Here’s this week’s Media Mix, which is about suspicions among certain media outlets that NHK’s planned restructuring has something to do with bowing to government pressure. As pointed out in the column, NHK has always been more or less in the government’s pocket but that certain producers and divisions nevertheless make shows that are valuable in terms of information, including information that is not flattering to the authorities. However, this information comes mainly from the Production Division and not the News Division. The latter is mostly involved in daily news and breaking news, and NHK has always seemed over-cautious in both areas if not downright solicitous to those in power. Much of the reason for this caution is the nature of news reporting in Japan, which is only more pronounced at NHK. Most broadcast reporters in Japan are recruited straight out of university and trained to be reporters by the media outlets that hire them, meaning they aren’t necessarily driven to be journalists. It has more to do with corporate culture than press culture: Reporters for the major TV stations, including NHK, are constantly undergoing on-the-job training, which is why their copy tends toward the drab, their on-air skills are lacking, and their understanding of the topic under consideration is shallow.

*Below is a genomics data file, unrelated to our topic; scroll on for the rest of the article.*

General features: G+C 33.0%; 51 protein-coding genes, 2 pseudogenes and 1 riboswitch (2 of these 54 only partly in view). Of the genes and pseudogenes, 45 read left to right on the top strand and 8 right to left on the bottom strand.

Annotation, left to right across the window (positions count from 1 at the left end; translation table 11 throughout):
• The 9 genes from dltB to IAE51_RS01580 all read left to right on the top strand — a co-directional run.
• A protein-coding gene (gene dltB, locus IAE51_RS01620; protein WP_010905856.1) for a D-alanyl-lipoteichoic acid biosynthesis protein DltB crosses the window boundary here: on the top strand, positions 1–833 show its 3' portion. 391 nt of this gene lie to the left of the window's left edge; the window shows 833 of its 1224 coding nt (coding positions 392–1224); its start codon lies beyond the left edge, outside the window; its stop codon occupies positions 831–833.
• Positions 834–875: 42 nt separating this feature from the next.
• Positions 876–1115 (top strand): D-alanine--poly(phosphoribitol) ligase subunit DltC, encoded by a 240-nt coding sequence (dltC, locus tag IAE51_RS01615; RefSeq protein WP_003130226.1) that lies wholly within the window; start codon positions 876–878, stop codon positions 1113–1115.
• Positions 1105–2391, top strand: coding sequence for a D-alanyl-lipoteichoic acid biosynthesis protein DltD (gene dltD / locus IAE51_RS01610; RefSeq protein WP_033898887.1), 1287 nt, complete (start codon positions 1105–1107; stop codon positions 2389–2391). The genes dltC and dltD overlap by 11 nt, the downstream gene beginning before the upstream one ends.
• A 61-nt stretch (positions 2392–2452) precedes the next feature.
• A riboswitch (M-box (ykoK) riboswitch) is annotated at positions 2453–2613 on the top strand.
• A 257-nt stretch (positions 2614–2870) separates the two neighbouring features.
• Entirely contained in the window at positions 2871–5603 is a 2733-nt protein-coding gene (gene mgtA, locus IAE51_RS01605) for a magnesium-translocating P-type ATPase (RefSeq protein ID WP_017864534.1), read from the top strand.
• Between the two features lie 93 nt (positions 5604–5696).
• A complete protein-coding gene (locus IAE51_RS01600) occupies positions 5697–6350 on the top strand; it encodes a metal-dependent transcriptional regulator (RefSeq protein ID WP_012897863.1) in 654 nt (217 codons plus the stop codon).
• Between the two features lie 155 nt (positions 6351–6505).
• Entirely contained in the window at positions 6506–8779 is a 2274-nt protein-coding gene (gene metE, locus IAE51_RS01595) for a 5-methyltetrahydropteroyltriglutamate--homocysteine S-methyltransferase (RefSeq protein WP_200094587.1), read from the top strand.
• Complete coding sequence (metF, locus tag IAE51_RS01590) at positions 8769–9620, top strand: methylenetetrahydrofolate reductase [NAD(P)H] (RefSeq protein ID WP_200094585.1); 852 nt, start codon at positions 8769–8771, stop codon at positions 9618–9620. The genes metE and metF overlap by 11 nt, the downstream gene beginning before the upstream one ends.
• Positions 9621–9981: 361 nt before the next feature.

One bit of intelligence that came up in our research for the column that I wasn’t aware of is that at NHK reporters have more power than directors. During the cited discussion on the web channel Democracy Times, former NHK director Kozo Nagata explained that this power balance is unique to NHK, and he thinks it’s central to the “overwork” problem that the restructuring is meant to solve. To me, however, this explains why NHK daily news is often worse than it is on commercial stations, where directors (in the U.S. we would call them producers) come up with story ideas and then find a reporter to do the coverage. At NHK, the process is the other way around, and while that sounds natural—reporters, being on the front lines of journalism, should be digging up their own stories—given the lack of professional depth manifested by Japanese broadcast reporters, the stories pursued on NHK aren’t going to get much further than press releases and news conferences. Sources will be the most obvious ones, specifically those who have something to gain by talking to reporters. In that regard, sucking up to the government is not a matter of wanting to please the authorities, but is simply what happens when you don’t have the talent or the will to get beyond the official version of a story.